A newly found asteroid will pass just inside the orbit of the Moon, with its closest approach on March 4, 2013 at 07:35 UTC. Named 2013 EC, the asteroid is about the size of the space rock that exploded over Russia two and a half weeks ago, somewhere between 10-17 meters wide (the Russian meteorite is estimated to be about 15 meters wide when it entered Earth's atmosphere). 2013 EC was discovered by the Mt. Lemmon Observatory in Arizona on March 2. There is no chance this asteroid will hit Earth.
2013 EC will come within 396,000 kilometers from Earth, (246,000 miles, or around 1.0 lunar distances, 0.0026 AU.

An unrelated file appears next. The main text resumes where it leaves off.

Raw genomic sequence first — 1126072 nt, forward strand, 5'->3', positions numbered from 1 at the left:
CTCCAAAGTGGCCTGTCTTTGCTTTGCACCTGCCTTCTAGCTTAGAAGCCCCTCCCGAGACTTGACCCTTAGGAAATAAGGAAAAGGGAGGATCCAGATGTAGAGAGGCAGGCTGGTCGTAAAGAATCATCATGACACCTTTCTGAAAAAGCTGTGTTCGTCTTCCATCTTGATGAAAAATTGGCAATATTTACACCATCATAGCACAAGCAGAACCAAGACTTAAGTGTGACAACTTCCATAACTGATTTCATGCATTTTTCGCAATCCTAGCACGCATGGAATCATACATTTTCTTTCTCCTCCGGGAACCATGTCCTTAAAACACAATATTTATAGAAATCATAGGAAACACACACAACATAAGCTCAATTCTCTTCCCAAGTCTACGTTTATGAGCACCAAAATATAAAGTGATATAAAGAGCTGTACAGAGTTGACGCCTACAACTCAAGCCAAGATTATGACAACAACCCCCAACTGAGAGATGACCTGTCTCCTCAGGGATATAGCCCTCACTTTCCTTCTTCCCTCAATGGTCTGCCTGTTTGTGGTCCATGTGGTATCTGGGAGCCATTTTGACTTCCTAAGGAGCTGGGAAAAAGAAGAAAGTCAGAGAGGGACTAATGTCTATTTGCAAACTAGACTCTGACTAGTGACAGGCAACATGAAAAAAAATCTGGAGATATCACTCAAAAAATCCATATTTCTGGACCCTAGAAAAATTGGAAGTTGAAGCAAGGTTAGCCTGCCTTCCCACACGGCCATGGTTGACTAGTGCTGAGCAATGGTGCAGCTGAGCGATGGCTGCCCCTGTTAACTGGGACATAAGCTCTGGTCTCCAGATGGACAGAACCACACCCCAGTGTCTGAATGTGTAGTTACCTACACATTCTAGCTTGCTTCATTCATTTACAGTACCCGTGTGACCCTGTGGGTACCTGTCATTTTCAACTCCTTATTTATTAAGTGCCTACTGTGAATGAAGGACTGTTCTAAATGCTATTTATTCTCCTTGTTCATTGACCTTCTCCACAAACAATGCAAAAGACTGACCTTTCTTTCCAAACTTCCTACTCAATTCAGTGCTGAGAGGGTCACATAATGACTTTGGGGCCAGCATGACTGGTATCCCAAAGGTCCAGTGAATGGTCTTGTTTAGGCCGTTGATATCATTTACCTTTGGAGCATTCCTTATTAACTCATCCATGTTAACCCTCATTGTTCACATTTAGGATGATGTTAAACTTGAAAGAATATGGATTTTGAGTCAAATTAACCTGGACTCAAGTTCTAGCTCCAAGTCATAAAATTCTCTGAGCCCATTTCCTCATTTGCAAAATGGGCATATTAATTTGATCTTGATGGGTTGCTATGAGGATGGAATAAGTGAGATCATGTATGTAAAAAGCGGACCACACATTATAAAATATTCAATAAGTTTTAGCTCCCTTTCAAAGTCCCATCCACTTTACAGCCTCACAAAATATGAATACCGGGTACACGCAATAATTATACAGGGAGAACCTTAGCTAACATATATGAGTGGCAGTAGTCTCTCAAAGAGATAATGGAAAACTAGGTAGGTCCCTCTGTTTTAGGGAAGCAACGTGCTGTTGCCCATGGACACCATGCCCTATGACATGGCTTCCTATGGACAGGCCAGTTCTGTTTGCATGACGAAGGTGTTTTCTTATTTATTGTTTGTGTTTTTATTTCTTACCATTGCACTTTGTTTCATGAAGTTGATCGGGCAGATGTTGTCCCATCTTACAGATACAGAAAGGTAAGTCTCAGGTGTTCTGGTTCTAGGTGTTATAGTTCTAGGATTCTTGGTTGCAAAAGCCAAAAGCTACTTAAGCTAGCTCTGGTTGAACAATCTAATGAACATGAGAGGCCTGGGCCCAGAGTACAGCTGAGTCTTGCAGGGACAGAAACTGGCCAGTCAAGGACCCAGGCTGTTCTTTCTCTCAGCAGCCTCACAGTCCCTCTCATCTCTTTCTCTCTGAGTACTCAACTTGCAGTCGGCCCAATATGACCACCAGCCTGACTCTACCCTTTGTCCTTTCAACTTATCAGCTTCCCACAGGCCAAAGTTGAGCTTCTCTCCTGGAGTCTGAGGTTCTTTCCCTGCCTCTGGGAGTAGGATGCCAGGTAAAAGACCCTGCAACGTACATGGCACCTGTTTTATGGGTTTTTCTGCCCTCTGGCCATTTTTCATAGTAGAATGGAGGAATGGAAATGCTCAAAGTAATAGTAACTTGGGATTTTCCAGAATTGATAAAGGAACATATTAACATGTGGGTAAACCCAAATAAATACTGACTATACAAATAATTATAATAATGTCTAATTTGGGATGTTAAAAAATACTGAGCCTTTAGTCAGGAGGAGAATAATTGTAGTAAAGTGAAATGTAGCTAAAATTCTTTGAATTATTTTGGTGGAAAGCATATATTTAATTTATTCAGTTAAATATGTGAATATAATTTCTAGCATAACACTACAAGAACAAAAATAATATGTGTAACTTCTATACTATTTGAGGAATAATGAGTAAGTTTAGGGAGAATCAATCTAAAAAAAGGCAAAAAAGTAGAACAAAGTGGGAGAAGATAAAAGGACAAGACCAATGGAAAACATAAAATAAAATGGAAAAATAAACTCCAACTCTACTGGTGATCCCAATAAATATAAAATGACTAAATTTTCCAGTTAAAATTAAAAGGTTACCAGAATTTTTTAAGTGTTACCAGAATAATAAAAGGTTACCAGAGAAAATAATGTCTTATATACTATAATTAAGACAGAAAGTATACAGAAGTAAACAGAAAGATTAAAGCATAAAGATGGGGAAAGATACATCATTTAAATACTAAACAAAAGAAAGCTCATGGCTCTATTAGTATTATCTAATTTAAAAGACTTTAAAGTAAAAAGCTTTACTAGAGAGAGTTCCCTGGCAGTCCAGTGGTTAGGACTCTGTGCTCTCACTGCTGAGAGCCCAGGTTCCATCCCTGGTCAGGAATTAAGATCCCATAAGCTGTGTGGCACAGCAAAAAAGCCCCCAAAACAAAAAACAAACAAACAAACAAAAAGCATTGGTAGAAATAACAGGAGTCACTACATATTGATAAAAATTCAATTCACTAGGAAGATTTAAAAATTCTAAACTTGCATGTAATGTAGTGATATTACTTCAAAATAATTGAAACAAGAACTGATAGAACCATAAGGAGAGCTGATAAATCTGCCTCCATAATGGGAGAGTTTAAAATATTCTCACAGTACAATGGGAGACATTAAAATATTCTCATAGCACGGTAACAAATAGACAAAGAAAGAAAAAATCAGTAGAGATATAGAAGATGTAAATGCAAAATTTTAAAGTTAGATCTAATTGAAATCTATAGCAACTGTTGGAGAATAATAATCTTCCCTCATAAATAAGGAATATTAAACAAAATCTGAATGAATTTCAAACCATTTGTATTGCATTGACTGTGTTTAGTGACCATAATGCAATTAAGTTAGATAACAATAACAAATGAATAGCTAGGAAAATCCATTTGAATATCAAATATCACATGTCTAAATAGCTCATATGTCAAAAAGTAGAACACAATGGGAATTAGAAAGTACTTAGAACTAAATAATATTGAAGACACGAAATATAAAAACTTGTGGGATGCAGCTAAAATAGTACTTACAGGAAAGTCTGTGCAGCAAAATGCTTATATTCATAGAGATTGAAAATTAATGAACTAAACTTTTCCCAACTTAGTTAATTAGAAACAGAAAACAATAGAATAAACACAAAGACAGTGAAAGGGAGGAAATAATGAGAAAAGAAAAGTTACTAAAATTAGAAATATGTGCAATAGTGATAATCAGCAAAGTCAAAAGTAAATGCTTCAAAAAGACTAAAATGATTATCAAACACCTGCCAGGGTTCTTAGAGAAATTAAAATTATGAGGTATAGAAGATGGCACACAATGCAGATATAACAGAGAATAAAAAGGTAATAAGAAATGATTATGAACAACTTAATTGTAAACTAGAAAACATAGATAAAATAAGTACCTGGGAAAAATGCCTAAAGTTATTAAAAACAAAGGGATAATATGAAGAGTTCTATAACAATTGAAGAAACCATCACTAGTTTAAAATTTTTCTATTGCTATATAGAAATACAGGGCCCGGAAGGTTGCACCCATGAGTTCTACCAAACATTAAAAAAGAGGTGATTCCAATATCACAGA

The Moon's distance from the Earth varies between 363,104 km (225,622 miles) at perigee (closest) and 406,696 km (252,088 miles) at apogee (most distant point).
Gianluca Masi from the Virtual Telescope Project had a live view of the asteroid when it was about twice the distance of the Moon, and a replay of that webcast is available below.
"That we are finding all these asteroids recently does not mean that we are being visited by more asteroids," Masi said during the webcast, "just that our ability to detect them has gotten so much better. Our technology has improved a lot over the past decades."
More info about 2013 EC on the JPL Small Body Database.
Explore further: Researchers achieve breakthrough in robotics for space exploration
More information: Universe Today